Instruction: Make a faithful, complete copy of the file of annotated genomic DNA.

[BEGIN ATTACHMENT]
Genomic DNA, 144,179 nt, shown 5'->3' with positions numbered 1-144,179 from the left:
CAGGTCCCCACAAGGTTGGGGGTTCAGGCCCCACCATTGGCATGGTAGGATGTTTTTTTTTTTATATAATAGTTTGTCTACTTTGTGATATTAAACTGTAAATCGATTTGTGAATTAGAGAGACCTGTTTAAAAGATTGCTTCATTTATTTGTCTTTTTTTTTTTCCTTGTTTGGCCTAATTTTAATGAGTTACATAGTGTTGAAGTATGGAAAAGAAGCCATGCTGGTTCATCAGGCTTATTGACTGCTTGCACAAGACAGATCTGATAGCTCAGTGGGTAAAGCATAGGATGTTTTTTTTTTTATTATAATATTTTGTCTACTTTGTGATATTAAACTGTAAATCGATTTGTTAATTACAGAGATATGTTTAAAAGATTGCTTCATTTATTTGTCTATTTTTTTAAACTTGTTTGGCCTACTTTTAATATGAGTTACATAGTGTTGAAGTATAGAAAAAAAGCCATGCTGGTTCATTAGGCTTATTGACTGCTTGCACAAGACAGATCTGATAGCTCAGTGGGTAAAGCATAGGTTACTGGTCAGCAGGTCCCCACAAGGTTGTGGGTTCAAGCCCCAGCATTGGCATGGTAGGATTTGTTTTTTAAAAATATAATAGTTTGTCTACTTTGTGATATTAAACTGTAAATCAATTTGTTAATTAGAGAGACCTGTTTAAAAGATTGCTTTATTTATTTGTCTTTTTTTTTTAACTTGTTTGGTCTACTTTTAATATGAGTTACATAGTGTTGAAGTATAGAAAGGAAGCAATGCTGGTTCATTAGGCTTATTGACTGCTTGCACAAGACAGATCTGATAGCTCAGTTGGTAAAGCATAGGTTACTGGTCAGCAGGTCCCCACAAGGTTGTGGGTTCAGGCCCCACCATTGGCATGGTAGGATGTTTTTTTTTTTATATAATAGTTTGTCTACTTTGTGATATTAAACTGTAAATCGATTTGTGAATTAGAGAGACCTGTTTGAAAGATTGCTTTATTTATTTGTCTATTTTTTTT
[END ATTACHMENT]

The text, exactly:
Genomic DNA, 144,179 nt, shown 5'->3' with positions numbered 1-144,179 from the left:
CAGGTCCCCACAAGGTTGGGGGTTCAGGCCCCACCATTGGCATGGTAGGATGTTTTTTTTTTTATATAATAGTTTGTCTACTTTGTGATATTAAACTGTAAATCGATTTGTGAATTAGAGAGACCTGTTTAAAAGATTGCTTCATTTATTTGTCTTTTTTTTTTTCCTTGTTTGGCCTAATTTTAATGAGTTACATAGTGTTGAAGTATGGAAAAGAAGCCATGCTGGTTCATCAGGCTTATTGACTGCTTGCACAAGACAGATCTGATAGCTCAGTGGGTAAAGCATAGGATGTTTTTTTTTTTATTATAATATTTTGTCTACTTTGTGATATTAAACTGTAAATCGATTTGTTAATTACAGAGATATGTTTAAAAGATTGCTTCATTTATTTGTCTATTTTTTTAAACTTGTTTGGCCTACTTTTAATATGAGTTACATAGTGTTGAAGTATAGAAAAAAAGCCATGCTGGTTCATTAGGCTTATTGACTGCTTGCACAAGACAGATCTGATAGCTCAGTGGGTAAAGCATAGGTTACTGGTCAGCAGGTCCCCACAAGGTTGTGGGTTCAAGCCCCAGCATTGGCATGGTAGGATTTGTTTTTTAAAAATATAATAGTTTGTCTACTTTGTGATATTAAACTGTAAATCAATTTGTTAATTAGAGAGACCTGTTTAAAAGATTGCTTTATTTATTTGTCTTTTTTTTTTAACTTGTTTGGTCTACTTTTAATATGAGTTACATAGTGTTGAAGTATAGAAAGGAAGCAATGCTGGTTCATTAGGCTTATTGACTGCTTGCACAAGACAGATCTGATAGCTCAGTTGGTAAAGCATAGGTTACTGGTCAGCAGGTCCCCACAAGGTTGTGGGTTCAGGCCCCACCATTGGCATGGTAGGATGTTTTTTTTTTTATATAATAGTTTGTCTACTTTGTGATATTAAACTGTAAATCGATTTGTGAATTAGAGAGACCTGTTTGAAAGATTGCTTTATTTATTTGTCTATTTTTTTT